Life sentences confirmed for political prisoners

The Moroccan Court of Cassation yesterday confirmed the harsh sentences rendered against the so-called Gdeim Izik prisoners. The group took part in the protest of socio-economic marginalisation in Western Sahara in 2010.
Published: 26.11 - 2020 18:17Printer version    
The Moroccan Court of Cassation yesterday, 25 November, announced its controversial decision in the kafkaesque legal case against the so-called Gdeim Izik prisoners. The group was imprisoned following the Gdeim Izik events in 2010.

In its decision, the Court of Cassation confirmed the verdict rendered by the Appeals court in 2017, thus upholding the sentences ranging from 20 years to life in prison on the basis of confessions signed under torture.

On 21 October, the court had unexpectedly announced that it accepted an appeal that the defence attorneys had submitted on behalf of the Gdeim Izik prisoners three years earlier, during the autumn of 2017. The sudden, out-of-the-blue acceptance of the case is believed to be linked to the start of demonstrations in the Guerguerat area by Saharawi civilians, blocking the trade route from Morocco to Mauritania.

The hearing of the case was held on 4 November. During the hearing, the defense lawyers argued for the annulment of the judgement due to the usage of confessions signed under torture as the main evidence against the accused. The court confirmed that the arguments of the Saharawi lawyers was comprehensive and that a decision would be rendered on 25 November 2020.

Saharawi news outlets and human rights defenders are convinced that the decision rendered by the Court of Cassation yesterday is linked to the recently resumed war between the Kingdom of Morocco and Polisario Front.

The Gdeim Izik prisoners are journalists, political activists, human rights defenders and members of the dialogue committee at the Gdeim Izik camp in 2010. The Gdeim Izik camp marked the start of the Arab Spring in the region and is told to have housed thousands of Saharawi protesters.

WSRW wrote earlier this year more extensively on the process and the prisoners.

The arbitrary detainment of the Gdeim Izik prisoners was, amongst other cases, treated in a communication issued by the United Nations Special Procedures on 20 July 2017 (AL Mar 3/2017), signed by the United Nations Working Group on Arbitrary Detention, Special Rapporteur on Freedom of Expression, Special Rapporteur on Human Rights Defenders, Special Rapporteur on the Independence of Judges and Lawyers and the Special Rapporteur on Torture. The text stresses that the group of Saharawi human rights defenders had been arrested and detained in response to their freedom of expression and freedom of assembly in the Gdeim Izik camp.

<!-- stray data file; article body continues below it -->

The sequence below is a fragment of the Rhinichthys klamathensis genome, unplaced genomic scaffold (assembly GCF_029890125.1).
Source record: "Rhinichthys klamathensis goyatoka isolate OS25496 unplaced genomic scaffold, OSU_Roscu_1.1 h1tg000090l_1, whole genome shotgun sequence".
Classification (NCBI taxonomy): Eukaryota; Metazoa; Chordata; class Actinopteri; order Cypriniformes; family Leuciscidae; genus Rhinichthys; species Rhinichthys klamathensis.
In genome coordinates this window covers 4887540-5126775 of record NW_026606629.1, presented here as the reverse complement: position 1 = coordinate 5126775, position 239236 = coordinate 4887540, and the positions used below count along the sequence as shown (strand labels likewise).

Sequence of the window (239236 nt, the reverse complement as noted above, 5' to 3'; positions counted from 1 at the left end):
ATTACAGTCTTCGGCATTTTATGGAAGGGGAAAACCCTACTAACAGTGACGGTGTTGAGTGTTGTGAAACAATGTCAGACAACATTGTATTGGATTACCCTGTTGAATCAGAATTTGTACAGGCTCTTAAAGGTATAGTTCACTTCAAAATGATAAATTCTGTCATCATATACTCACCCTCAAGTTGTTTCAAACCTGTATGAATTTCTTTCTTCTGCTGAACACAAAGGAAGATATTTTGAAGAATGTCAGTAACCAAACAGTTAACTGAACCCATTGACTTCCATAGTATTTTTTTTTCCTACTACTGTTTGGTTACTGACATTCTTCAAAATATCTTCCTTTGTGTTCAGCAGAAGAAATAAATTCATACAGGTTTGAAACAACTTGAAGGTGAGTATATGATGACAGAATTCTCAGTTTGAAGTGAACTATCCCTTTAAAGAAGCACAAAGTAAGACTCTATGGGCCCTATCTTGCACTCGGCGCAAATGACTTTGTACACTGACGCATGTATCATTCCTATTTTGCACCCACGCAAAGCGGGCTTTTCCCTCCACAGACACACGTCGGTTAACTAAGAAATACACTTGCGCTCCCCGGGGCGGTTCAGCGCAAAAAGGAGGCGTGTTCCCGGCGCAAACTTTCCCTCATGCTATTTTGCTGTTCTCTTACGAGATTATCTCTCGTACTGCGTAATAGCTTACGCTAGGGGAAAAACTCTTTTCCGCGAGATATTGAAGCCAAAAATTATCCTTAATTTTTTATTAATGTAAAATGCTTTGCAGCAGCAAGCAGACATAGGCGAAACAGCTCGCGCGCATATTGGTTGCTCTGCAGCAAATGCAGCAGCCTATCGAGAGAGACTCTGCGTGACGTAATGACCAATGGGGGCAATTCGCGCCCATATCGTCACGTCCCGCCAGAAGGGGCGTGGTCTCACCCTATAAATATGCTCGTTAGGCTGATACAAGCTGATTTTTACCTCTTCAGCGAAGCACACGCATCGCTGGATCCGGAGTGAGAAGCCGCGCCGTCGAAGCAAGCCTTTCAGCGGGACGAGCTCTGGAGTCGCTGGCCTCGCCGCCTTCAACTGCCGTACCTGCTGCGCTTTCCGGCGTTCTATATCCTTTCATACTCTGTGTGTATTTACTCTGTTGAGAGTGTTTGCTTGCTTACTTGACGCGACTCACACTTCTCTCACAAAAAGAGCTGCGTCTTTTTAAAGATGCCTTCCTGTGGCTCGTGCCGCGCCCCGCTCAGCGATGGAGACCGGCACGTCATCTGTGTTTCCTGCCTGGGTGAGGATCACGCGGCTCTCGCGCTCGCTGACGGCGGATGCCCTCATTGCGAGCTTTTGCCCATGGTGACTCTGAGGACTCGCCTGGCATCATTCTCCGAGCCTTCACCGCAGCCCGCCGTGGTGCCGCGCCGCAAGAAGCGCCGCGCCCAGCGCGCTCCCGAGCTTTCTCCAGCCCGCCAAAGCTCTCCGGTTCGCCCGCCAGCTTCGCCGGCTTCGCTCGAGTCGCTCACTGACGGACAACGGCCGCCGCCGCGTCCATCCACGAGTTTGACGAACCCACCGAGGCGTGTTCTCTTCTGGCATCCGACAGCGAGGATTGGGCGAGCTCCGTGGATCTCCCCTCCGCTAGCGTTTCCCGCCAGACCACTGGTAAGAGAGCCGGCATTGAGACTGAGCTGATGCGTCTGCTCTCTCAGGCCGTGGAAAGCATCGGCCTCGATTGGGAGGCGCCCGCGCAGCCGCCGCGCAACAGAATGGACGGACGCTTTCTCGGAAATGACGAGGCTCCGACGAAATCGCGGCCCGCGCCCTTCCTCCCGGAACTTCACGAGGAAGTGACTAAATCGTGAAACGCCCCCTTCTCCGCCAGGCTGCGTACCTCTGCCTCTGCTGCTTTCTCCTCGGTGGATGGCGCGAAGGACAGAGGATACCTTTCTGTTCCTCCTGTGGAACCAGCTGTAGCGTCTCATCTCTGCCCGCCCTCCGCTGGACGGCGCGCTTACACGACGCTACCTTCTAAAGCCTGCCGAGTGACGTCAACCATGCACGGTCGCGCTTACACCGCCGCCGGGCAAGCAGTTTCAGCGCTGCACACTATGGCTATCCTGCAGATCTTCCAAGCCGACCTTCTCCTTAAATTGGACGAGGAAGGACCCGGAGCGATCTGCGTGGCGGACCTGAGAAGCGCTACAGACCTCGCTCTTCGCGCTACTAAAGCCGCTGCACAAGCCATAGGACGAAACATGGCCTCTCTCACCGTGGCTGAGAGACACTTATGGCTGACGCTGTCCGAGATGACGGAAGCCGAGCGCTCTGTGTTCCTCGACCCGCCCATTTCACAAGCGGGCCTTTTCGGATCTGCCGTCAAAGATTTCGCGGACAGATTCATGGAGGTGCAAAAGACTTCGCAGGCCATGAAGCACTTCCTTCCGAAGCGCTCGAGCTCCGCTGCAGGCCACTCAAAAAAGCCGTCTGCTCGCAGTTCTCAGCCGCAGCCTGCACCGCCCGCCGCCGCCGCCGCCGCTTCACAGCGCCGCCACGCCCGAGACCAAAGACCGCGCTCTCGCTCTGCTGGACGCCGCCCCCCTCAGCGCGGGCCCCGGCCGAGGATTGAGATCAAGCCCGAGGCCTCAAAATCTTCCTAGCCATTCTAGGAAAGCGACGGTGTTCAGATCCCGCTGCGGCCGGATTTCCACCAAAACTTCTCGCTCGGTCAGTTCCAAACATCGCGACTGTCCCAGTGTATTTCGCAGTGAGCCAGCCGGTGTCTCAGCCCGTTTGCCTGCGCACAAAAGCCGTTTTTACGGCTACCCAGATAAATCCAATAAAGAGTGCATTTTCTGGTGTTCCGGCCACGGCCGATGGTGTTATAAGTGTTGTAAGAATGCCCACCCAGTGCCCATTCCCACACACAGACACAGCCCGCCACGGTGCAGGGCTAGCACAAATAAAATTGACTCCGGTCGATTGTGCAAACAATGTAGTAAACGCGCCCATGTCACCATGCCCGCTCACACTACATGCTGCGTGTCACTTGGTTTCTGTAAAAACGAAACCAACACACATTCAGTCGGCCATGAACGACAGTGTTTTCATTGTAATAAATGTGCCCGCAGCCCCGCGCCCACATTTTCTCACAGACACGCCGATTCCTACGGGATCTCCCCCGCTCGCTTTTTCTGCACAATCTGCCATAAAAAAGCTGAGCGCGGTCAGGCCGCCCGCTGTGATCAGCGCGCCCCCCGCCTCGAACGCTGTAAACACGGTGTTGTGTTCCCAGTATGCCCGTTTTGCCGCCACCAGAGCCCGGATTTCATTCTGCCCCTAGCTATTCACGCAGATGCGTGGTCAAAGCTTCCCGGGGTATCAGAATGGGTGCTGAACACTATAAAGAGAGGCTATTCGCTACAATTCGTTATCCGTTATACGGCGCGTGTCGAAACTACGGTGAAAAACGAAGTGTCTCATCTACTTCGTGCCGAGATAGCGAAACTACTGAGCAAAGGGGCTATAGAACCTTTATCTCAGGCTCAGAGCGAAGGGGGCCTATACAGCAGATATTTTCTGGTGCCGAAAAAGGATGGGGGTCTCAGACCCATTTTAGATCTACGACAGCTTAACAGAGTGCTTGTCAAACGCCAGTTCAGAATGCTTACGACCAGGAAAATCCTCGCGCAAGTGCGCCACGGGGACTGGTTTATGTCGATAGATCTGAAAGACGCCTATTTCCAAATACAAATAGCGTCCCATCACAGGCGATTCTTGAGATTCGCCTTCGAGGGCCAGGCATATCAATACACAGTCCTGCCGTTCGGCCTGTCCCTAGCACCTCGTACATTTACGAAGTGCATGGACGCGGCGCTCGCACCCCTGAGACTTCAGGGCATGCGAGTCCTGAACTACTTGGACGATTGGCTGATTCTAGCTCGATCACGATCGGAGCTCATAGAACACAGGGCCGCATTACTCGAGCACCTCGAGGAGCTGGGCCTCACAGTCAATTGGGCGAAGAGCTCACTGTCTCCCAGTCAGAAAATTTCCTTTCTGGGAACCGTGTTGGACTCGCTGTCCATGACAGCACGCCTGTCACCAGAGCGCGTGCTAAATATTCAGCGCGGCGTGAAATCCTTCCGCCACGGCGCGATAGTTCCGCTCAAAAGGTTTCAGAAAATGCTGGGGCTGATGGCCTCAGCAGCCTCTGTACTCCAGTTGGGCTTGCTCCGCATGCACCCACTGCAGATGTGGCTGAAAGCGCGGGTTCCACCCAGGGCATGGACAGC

11.12 - 2020 / 11.12 - 2020Siemens partner part of Trump's occupation package
10.12 - 2020 / 10.12 - 2020Trump backs occupation, opens consulate in Western Sahara
07.12 - 2020 / 29.11 - 2020Russia signs fish deal with Morocco as war resumes in Western Sahara
03.12 - 2020 / 26.11 - 2020New report: The EU ignores its own court on conflict trade
26.11 - 2020 / 26.11 - 2020Life sentences confirmed for political prisoners
19.11 - 2020 / 19.11 - 2020Saharawi gov calls for halt of all activity in Western Sahara over war
18.11 - 2020 / 18.11 - 2020WSRW calls for suspension EU-Morocco fish deal
17.11 - 2020 / 03.11 - 2020EU Commission says Western Sahara not part of aviation agreement
16.11 - 2020 / 16.11 - 2020Protesters in New Zealand block entry to controversial factories  
13.11 - 2020 / 13.11 - 2020Morocco intervenes militarily to re-open its plunder corridor
13.11 - 2020 / 13.11 - 2020MEPs: EU should warn Enel and Siemens
06.11 - 2020 / 30.10 - 2020Swedish renewable company Azelio silent about Western Sahara
05.11 - 2020 / 05.11 - 2020DNV GL exits project in Western Sahara, will not return
02.11 - 2020 / 27.10 - 2020Siemens Gamesa with new large deal for occupied Western Sahara
31.10 - 2020 / 31.10 - 2020EU-Mauritanian fleet circumvents Saharawi roadblock
12.10 - 2020 / 12.10 - 2020Russian fisheries still absent from Western Sahara
07.10 - 2020 / 07.10 - 2020West African controversial fish imports resume
05.10 - 2020 / 02.10 - 2020No more Swedish supplies to the Bou Craa mine
08.09 - 2020 / 16.06 - 2020Soon 10 years of wrongful imprisonment: release Gdeim Izik group now
08.09 - 2020 / 07.09 - 2020DHL: ignoring Saharawi rights for 5 parcels a day


Morocco occupies the major part of its neighbouring country, Western Sahara. Entering into business deals with Moroccan companies or authorities in the occupied territories gives an impression of political legitimacy to the occupation. It also gives job opportunities to Moroccan settlers and income to the Moroccan government. Western Sahara Resource Watch demands foreign companies leave Western Sahara until a solution to the conflict is found.
EU Court cases on Western Sahara for dummies


It's not easy keeping up with all the different legal proceedings relating to Western Sahara. For the sake of clarity, here's an overview of the five different cases at the Court of Justice of the European Union.
Support Western Sahara Resource Watch


Help us to protect the natural resources of Western Sahara for the Saharawi people. Support our work by making a donation. News Archive 2020 News Archive 2019 News Archive 2018 News Archive 2017 News Archive 2016 News Archive 2015 News Archive 2014 News Archive 2013 News Archive 2012 News Archive 2011 News Archive 2010 News Archive 2009 News Archive 2008 News Archive 2007 News Archive 2004-2006

Register for our English newsletter:

These web pages have been built with the financial support of the trade union Industry Energy